Primary Algebra - Developing Algebraic Reasoning
This series of 21 lessons teaches many pre-Algebraic concepts. While most public school math programs include this NCTM standard strand in elementary grades, if you are using a more traditional program, your child may miss out on early exposure to these skills. Since standardized tests now also include them, you may want to incorporate these into your math program. I firmly believe that it is preferable to introduce young children to most math concepts at an early age. Not only do they seem capable of understanding them, but their minds seem more nimble and ready to stretch to accommodate them. Too many students are baffled and befuddled by algebra when it is finally thrust upon them in late middle school or early high school. I remember my dear sister wrestling nightly with the dreaded "algebra monster." She barely passed the course and, after geometry, eschewed further mathematical pursuits (that is, until she decided she did want a college degree after all, and ended up in college algebra at the tender age of 55!) Anyway, I'm guessing if our school had used Miquon Math, Marsha might have become an algebra whiz before becoming a grandmother! And, even though we did use Miquon Math in our homeschool, I know my children would have benefited from going through these lessons prior to their first encounter with algebra.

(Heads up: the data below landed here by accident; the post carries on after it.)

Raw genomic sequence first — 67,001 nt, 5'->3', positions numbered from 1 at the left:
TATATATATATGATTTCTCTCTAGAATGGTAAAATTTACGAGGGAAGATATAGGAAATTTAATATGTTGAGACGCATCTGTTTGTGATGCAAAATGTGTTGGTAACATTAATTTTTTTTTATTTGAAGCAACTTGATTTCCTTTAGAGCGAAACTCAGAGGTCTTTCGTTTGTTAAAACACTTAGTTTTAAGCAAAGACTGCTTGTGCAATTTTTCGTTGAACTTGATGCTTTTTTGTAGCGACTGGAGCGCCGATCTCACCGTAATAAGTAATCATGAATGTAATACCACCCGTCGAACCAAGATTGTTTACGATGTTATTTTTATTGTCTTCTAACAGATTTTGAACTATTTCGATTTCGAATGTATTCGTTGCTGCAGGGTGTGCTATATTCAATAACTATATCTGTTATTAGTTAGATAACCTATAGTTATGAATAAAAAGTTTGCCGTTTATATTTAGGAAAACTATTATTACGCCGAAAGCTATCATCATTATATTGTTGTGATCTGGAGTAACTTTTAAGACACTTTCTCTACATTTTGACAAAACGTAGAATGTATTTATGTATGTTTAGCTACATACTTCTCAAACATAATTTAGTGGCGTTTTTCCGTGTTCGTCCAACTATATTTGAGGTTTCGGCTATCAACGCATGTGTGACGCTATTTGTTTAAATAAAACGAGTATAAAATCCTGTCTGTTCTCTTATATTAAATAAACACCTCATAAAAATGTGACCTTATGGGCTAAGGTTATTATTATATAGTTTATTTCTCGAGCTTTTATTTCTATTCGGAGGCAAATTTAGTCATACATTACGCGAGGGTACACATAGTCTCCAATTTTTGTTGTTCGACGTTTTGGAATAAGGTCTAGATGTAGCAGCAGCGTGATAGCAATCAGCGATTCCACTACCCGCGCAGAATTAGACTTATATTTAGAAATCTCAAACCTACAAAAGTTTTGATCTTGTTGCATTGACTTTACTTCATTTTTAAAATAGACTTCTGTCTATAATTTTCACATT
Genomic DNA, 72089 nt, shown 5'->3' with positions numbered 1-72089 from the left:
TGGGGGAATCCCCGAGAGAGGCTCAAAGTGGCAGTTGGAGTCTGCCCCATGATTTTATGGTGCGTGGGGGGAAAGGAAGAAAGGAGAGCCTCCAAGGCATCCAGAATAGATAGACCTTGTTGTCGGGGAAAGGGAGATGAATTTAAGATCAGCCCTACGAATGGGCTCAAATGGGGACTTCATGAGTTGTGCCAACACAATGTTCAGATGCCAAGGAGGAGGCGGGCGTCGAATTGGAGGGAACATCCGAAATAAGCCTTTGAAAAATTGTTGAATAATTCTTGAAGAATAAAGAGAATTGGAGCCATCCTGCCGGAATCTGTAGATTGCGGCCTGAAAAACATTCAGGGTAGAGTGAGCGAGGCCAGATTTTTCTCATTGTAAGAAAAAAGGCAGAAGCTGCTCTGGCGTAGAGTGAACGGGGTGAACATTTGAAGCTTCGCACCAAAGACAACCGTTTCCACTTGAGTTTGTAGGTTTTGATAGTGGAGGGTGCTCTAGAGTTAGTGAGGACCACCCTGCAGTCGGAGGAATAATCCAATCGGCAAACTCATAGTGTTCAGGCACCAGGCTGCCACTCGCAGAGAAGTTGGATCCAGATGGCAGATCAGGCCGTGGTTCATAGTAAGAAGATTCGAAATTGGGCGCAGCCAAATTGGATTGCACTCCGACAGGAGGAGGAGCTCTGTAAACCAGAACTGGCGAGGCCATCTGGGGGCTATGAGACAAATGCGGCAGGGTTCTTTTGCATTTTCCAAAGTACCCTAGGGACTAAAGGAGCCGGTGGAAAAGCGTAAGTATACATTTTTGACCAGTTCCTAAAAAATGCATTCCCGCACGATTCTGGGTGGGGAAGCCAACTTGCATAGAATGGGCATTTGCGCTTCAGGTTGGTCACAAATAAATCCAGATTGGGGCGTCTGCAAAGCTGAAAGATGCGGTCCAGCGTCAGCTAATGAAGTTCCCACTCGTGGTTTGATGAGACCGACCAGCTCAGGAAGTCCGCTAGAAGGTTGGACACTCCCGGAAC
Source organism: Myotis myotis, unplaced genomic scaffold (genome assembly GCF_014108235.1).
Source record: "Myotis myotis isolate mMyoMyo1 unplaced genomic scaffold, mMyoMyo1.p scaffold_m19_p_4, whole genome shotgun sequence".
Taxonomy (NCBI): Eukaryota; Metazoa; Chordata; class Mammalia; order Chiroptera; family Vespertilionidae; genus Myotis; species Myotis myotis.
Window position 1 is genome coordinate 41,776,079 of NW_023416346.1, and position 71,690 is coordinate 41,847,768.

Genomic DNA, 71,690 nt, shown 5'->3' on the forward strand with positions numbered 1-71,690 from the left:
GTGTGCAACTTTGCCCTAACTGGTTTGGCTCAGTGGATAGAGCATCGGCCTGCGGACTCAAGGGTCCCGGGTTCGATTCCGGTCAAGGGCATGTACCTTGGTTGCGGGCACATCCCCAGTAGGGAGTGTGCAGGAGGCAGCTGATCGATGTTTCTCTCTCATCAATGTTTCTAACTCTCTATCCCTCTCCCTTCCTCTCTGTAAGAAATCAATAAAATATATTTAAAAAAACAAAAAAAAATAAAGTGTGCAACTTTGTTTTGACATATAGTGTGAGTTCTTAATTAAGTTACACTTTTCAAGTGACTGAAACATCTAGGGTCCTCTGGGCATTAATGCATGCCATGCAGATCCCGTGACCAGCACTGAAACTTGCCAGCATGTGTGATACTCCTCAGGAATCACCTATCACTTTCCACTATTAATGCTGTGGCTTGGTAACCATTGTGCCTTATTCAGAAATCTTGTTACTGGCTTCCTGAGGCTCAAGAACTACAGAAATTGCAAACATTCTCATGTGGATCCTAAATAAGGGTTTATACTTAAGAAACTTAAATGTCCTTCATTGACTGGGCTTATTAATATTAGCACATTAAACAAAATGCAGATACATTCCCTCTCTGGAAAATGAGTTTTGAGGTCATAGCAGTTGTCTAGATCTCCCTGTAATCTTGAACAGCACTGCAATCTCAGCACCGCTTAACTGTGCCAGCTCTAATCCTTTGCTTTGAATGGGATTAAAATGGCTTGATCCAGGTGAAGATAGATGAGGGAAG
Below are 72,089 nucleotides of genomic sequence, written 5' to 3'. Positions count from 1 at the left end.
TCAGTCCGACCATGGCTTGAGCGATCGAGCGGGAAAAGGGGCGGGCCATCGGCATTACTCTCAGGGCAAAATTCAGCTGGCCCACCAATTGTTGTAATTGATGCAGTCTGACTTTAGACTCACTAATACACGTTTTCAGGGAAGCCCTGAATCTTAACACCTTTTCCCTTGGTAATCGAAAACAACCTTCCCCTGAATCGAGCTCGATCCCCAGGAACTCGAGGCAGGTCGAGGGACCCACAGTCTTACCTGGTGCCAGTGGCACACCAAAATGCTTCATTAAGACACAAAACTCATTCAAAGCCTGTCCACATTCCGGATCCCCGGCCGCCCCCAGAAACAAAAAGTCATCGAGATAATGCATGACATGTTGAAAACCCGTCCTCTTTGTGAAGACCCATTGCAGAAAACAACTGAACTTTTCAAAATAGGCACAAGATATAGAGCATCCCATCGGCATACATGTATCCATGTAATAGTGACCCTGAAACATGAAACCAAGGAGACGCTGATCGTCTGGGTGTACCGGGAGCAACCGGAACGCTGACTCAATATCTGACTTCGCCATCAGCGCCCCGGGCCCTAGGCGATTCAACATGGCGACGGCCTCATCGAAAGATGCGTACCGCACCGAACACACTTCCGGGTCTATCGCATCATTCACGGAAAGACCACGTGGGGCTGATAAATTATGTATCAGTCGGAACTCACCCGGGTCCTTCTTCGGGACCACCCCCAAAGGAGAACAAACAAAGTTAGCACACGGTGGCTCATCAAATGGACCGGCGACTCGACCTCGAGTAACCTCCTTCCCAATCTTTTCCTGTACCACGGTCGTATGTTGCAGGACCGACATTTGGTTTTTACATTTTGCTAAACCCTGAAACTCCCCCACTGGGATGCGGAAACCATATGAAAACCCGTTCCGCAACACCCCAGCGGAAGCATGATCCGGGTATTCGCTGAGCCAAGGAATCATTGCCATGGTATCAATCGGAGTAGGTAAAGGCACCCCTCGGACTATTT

The book is divided into three chapters: "Understanding Patterns and Functions," "Problem Solving Using Numbers, Pictures, and Symbols," and "Understanding Equivalence and Equations." Each lesson has a teacher page with instructions for introducing the concept and answers to the exercises. The activities are well-conceived, varied and engaging. I especially appreciate the many balance scale activities in the Equations chapter, as we use this equation = balance scale analogy frequently in our school. If you peruse the table of contents for the student book on our website, you can see how many worksheets there are for each lesson (it varies). Some lessons may require more than one session to complete. Other features include an annotated list of recommended math-related children's books, a bibliography, a list of interesting websites (including my favorite, the Utah State University National Library of Virtual Manipulatives - check it out!), and paper (not card stock) pattern blocks, blank spinners, dominoes, money, and a 100-chart to use if you don't have "real" ones. The student workbook contains a complete set of the activity sheets and paper manipulatives. Please NOTE: If you are using for a single student or have access to a photocopy machine, you do not need to purchase the separate student workbook.